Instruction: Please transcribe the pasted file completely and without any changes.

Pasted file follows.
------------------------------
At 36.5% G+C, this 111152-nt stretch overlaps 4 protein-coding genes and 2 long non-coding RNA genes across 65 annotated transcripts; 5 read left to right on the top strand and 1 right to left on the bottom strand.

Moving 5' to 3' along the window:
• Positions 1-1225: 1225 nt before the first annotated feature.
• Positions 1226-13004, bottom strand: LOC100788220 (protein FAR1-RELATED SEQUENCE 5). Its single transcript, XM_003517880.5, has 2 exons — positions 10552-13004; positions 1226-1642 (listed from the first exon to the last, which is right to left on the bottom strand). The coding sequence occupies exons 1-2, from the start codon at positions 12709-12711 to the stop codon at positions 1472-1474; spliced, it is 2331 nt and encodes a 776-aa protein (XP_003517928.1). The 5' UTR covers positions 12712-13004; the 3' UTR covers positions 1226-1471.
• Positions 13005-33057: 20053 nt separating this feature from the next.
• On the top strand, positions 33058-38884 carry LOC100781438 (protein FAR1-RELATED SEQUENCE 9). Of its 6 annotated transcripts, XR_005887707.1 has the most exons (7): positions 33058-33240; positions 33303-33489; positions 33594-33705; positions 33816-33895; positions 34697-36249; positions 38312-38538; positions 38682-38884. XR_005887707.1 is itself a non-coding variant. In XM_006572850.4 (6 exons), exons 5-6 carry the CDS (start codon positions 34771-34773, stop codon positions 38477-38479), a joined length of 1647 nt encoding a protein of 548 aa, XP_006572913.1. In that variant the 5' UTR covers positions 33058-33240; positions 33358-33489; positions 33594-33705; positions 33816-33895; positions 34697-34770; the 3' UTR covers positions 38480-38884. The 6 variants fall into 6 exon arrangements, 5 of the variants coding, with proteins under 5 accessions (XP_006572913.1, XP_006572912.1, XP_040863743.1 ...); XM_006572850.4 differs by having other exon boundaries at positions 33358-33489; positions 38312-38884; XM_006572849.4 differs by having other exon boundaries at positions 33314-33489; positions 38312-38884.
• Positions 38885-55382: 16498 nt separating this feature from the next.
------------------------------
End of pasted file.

At 36.5% G+C, this 111152-nt stretch overlaps 4 protein-coding genes and 2 long non-coding RNA genes across 65 annotated transcripts; 5 read left to right on the top strand and 1 right to left on the bottom strand.

Moving 5' to 3' along the window:
• Positions 1-1225: 1225 nt before the first annotated feature.
• Positions 1226-13004, bottom strand: LOC100788220 (protein FAR1-RELATED SEQUENCE 5). Its single transcript, XM_003517880.5, has 2 exons — positions 10552-13004; positions 1226-1642 (listed from the first exon to the last, which is right to left on the bottom strand). The coding sequence occupies exons 1-2, from the start codon at positions 12709-12711 to the stop codon at positions 1472-1474; spliced, it is 2331 nt and encodes a 776-aa protein (XP_003517928.1). The 5' UTR covers positions 12712-13004; the 3' UTR covers positions 1226-1471.
• Positions 13005-33057: 20053 nt separating this feature from the next.
• On the top strand, positions 33058-38884 carry LOC100781438 (protein FAR1-RELATED SEQUENCE 9). Of its 6 annotated transcripts, XR_005887707.1 has the most exons (7): positions 33058-33240; positions 33303-33489; positions 33594-33705; positions 33816-33895; positions 34697-36249; positions 38312-38538; positions 38682-38884. XR_005887707.1 is itself a non-coding variant. In XM_006572850.4 (6 exons), exons 5-6 carry the CDS (start codon positions 34771-34773, stop codon positions 38477-38479), a joined length of 1647 nt encoding a protein of 548 aa, XP_006572913.1. In that variant the 5' UTR covers positions 33058-33240; positions 33358-33489; positions 33594-33705; positions 33816-33895; positions 34697-34770; the 3' UTR covers positions 38480-38884. The 6 variants fall into 6 exon arrangements, 5 of the variants coding, with proteins under 5 accessions (XP_006572913.1, XP_006572912.1, XP_040863743.1 ...); XM_006572850.4 differs by having other exon boundaries at positions 33358-33489; positions 38312-38884; XM_006572849.4 differs by having other exon boundaries at positions 33314-33489; positions 38312-38884.
• Positions 38885-55382: 16498 nt separating this feature from the next.